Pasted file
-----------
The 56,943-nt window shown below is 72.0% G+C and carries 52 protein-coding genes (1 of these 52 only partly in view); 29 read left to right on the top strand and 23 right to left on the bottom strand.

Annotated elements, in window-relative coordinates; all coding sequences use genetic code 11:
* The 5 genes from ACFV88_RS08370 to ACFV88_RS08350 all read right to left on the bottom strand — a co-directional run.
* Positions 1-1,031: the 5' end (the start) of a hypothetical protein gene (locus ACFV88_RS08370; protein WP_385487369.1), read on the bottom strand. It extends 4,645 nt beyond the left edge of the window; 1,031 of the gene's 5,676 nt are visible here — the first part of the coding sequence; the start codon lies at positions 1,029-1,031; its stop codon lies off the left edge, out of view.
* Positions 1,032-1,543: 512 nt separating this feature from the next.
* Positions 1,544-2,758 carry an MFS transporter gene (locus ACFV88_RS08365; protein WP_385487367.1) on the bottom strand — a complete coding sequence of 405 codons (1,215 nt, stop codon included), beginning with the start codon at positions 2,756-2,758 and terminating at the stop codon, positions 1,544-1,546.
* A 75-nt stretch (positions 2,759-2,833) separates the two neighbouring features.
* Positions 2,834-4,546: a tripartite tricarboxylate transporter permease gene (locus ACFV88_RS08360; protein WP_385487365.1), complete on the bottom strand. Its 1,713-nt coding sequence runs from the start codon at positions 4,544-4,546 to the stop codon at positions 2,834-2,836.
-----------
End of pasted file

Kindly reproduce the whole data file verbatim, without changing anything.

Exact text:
The 56,943-nt window shown below is 72.0% G+C and carries 52 protein-coding genes (1 of these 52 only partly in view); 29 read left to right on the top strand and 23 right to left on the bottom strand.

Annotated elements, in window-relative coordinates; all coding sequences use genetic code 11:
* The 5 genes from ACFV88_RS08370 to ACFV88_RS08350 all read right to left on the bottom strand — a co-directional run.
* Positions 1-1,031: the 5' end (the start) of a hypothetical protein gene (locus ACFV88_RS08370; protein WP_385487369.1), read on the bottom strand. It extends 4,645 nt beyond the left edge of the window; 1,031 of the gene's 5,676 nt are visible here — the first part of the coding sequence; the start codon lies at positions 1,029-1,031; its stop codon lies off the left edge, out of view.
* Positions 1,032-1,543: 512 nt separating this feature from the next.
* Positions 1,544-2,758 carry an MFS transporter gene (locus ACFV88_RS08365; protein WP_385487367.1) on the bottom strand — a complete coding sequence of 405 codons (1,215 nt, stop codon included), beginning with the start codon at positions 2,756-2,758 and terminating at the stop codon, positions 1,544-1,546.
* A 75-nt stretch (positions 2,759-2,833) separates the two neighbouring features.
* Positions 2,834-4,546: a tripartite tricarboxylate transporter permease gene (locus ACFV88_RS08360; protein WP_385487365.1), complete on the bottom strand. Its 1,713-nt coding sequence runs from the start codon at positions 4,544-4,546 to the stop codon at positions 2,834-2,836.